Australia and New Zealand said Friday they are sending surveillance aircraft to Japan to assist in the enforcement of U.N. sanctions on North Korea.
The aircraft — two AP-3C Orion patrol aircraft from Australia and one P-3K2 aircraft from New Zealand — are expected to be on the lookout for ship-to-ship transfers of goods by North Korean vessels, which are banned under the U.N. sanctions.
The aircraft will be operating out of U.S. Kadena Air Base on Okinawa in southwestern Japan from mid-September, the Japanese Defense Ministry said Friday.
“This deployment supports Australia’s ongoing economic and diplomatic pressure on North Korea,” Australian Defense Minister Christopher Pyne said in a statement.
“It is a continuation of our strong stand to deter and disrupt illicit trade and sanctions evasion activities by North Korea and its associated networks,” he added.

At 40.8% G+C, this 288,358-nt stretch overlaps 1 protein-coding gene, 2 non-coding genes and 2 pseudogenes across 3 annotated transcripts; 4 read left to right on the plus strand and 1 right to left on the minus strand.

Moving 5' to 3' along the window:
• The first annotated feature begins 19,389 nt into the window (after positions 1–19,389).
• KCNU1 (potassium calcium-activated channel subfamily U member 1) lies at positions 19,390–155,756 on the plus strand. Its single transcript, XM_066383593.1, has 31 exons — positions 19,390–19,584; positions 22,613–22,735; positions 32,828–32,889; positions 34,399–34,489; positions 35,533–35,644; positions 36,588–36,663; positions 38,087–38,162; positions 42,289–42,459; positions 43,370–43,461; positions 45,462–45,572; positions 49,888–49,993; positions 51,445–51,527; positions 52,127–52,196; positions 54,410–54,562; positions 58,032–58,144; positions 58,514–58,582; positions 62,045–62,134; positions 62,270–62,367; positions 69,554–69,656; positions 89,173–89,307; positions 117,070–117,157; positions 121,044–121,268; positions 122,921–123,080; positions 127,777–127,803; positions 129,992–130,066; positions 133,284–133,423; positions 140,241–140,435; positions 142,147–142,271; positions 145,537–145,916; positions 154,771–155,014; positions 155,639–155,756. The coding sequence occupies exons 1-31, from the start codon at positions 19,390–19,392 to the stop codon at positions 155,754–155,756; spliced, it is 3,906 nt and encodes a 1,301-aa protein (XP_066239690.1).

New Zealand Foreign Minister Winston Peters said in a statement that while his country welcomes recent talks North Korea has held with the United States and South Korea, full implementation of U.N. Security Council sanctions is essential until Pyongyang abides by international obligations.
Japan welcomed the involvement of Australia and New Zealand, with the ministry saying in a statement that such undertaking would help effectively enforce the U.N. sanctions.
The aircraft are believed to conduct surveillance in waters around Japan and the Korean Peninsula, and in the East China Sea.
North Korea is known to have resorted to illicit ship-to-ship transfers, particularly of petroleum products, in a bid to evade economic sanctions imposed by the international community for the country’s nuclear tests and ballistic missile launches.